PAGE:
An Eigenvector/Eigenvalue Formulation of Propagation:
Our objective is to formulate a general approach to the subject of wave propagation in anisotropic dielectrics which makes use of ideas familiar from other branches of mathematical physics  viz., the ìeigenvalue problem.î [1]For reasons that will soon become abundantly clear, all treatments of ìcrystal opticsî focus on the behavior of the dielectric displacement vector , rather than on the electric field vector.[2] For nonmagnetic dielectrics the components of the dielectric displacement are usefully represented as the Cartesian coordinates coordinates of a figure called the ellipsoid of wave normals, the optical indicatix, the index ellipsoid or the reciprocal ellipsoid.
To obtain this figure, we note that the stored electrical energy is given by and, thus, we can write in the principle axis system
where are principle axis values of the dielectric constant tensor.
Now let us first combine Equations [ I8a ] and [ I8b ] to obtain a generalized Helmholz equation for a homogeneous anisotropic dielectric

[ V1 } 
In general, we would hope to be able to find a set of eigenmodes of the homogeneous problem that would satisfy the scalar eigenequation

[ V2 ] 
where is the effective index of refraction of the [[sigma]]th eigenmode. We can be quite specific for the case of plane wave eigenmodes where we suppose that all fields have a spatial dependence . From Equation [ I8c ] we see that must, in general, be orthogonal to so that we may write

[ V3 ] 
where the 's are polarization unit vectors which are orthogonal to , the unit vector parallel to . Since the components of in the general case may be complex  e.g., in the case of magnetooptical media  the eigenmodes may be polarized along "complex directions"  e.g., "screw axes" defining the sense of circular polarization  and we must use great care in all vector manipulations. Thus, we define a set of adjoint or conjugate unit vectors by means of the relationships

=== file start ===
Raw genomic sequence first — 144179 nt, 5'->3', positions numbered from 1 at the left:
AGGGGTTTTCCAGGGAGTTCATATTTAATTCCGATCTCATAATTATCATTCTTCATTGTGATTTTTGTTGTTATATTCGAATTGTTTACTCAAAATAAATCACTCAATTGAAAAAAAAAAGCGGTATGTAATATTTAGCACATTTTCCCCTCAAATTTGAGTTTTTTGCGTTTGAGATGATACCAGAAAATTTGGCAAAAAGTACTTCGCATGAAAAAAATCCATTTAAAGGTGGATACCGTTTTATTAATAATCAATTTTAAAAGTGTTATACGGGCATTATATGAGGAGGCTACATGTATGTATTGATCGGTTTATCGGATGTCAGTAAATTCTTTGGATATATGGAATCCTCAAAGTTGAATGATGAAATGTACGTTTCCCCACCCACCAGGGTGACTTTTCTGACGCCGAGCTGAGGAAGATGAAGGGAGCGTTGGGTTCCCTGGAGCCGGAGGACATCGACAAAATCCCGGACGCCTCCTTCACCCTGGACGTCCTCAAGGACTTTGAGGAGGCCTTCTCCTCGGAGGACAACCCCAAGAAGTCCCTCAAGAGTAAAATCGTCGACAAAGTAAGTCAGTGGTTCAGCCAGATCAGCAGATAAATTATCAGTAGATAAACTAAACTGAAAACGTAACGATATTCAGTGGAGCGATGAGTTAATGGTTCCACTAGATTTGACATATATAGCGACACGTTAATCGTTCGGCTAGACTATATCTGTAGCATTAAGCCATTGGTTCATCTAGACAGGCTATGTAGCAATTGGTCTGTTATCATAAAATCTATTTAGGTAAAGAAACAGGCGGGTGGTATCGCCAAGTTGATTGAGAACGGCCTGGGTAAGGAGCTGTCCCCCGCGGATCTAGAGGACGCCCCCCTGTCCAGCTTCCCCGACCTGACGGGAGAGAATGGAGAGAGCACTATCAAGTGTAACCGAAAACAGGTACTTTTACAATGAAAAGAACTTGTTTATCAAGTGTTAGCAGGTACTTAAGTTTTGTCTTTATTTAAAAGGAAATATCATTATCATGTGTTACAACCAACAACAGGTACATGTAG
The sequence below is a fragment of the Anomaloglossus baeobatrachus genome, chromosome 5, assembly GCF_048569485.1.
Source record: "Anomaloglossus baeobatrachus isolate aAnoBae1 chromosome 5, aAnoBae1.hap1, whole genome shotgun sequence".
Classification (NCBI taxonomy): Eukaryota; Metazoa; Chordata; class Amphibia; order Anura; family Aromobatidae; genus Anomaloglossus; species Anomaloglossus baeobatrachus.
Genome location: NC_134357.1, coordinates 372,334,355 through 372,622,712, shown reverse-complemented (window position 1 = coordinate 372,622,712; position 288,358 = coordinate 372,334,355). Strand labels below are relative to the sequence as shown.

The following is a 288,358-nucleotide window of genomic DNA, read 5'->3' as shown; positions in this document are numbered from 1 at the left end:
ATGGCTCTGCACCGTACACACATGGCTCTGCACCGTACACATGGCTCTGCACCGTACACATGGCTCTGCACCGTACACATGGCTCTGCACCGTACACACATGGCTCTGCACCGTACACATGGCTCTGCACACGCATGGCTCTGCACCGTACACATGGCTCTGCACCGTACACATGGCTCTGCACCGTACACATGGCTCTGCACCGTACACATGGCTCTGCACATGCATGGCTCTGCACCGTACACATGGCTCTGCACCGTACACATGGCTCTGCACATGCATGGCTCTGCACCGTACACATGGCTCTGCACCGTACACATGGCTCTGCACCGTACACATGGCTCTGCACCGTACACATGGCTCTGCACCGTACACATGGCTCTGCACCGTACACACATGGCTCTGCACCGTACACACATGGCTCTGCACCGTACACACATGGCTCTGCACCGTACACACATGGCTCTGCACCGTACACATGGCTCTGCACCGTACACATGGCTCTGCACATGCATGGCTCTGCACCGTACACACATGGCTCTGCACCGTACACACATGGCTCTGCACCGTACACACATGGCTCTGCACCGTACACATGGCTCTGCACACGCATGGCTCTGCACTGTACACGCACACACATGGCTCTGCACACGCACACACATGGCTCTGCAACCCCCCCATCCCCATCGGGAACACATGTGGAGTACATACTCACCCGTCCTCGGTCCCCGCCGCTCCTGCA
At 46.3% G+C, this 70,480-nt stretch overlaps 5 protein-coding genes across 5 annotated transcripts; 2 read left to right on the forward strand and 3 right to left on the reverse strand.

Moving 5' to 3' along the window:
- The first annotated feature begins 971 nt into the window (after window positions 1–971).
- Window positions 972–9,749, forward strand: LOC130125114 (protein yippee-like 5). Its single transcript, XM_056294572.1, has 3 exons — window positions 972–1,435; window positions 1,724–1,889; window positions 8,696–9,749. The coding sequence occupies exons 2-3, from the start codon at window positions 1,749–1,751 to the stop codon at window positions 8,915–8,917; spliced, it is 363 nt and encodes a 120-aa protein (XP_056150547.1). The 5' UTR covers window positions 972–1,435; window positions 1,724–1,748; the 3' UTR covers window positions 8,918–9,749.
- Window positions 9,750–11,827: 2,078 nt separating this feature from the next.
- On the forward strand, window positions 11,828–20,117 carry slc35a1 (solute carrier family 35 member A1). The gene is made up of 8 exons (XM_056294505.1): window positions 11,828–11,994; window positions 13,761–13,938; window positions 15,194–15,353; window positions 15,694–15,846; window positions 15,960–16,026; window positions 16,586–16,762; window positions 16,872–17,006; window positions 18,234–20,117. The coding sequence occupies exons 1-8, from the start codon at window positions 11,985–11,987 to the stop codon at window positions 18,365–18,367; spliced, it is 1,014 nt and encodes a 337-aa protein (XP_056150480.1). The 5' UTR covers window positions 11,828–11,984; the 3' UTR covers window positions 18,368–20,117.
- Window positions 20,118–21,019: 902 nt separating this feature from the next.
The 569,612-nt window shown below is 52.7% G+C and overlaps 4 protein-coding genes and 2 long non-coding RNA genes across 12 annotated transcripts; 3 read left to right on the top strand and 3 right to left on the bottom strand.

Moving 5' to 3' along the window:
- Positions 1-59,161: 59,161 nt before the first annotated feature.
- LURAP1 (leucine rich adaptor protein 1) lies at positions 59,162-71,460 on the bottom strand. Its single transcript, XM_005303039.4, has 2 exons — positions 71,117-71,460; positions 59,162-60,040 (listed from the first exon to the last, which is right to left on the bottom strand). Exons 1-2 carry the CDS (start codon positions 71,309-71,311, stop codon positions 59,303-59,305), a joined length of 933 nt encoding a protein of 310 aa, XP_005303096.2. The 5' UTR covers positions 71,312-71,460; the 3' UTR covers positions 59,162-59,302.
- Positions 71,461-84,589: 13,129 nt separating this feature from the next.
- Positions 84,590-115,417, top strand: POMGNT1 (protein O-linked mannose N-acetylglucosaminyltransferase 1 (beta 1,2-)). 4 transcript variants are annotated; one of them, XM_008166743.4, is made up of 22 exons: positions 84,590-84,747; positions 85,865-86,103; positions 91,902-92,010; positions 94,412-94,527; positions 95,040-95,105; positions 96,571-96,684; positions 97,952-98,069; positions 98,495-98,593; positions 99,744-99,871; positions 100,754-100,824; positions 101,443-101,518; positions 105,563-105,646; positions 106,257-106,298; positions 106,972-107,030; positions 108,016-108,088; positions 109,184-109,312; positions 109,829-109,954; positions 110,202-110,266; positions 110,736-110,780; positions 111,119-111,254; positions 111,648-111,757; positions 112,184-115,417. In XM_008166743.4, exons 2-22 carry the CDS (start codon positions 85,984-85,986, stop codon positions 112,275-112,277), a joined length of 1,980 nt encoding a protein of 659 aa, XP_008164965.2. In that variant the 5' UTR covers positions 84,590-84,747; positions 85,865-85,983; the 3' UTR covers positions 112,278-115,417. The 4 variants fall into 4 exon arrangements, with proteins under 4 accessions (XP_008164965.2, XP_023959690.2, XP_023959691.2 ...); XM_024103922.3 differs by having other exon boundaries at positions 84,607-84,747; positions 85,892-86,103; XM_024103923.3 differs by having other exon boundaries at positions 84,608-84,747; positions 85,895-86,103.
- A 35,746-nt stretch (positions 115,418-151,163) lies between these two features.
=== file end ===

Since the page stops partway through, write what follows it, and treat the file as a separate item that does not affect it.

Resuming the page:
[ V4 ] 
Thus, with (so that ) the representation for in Equation [ V3 ] automatically satisfies Equation. [ I8c ]. A key problem is the representation of the ubiquitous vector operation

[ V5 ] 
which appears in Equation [ V1 ]. For plane wave representation of the operator becomes

[ V6 ] 
Since

[ V7 ] 
the plane wave representation of the operator simplifies to

[ V8] 
Using this representation of the operator and the representation for in Equation. [ V1 ], the generalized Helmholz equation  i.e., Equation [ V1 ]  can be written

[ V9 ] 
Crucial point: To obtain an eigenvalue equation we need to choose the eigenvectors so that

[ V10 ] 
If we can find eigenvectors defined in this way, then Equation [ V9 ] becomes an eigenvalue equation with eigenvalues  i.e., the inverse refractive indices  given by

[ V11a ] 
[ V11b ] 
These results  i.e., Equations [ V10 ] and [ V11 ]  are a complete formal solution of the problem. However, they are difficult to apply in the general case and an addition relationship  viz., the Fresnel equation of wave normals  is found to be extremely useful as the starting point for actual computations. For plane waves, Equation [ V1 ] can be rewritten as

[ V12 ] 
Multiplying this equation through by we obtain

[ V13a ] 
ors

[ V13b ] 
From this result we may develop two important relationships. Using the principal axes coordinates of the dielectric tensor, we can write

[ V14a ] 
and

[ V14b ] 
Therefore, Equation [ V14b ] becomes

[ V15a ] 
where. Since (or ), we may also write Equation [ V15a ] as

[ V15b ]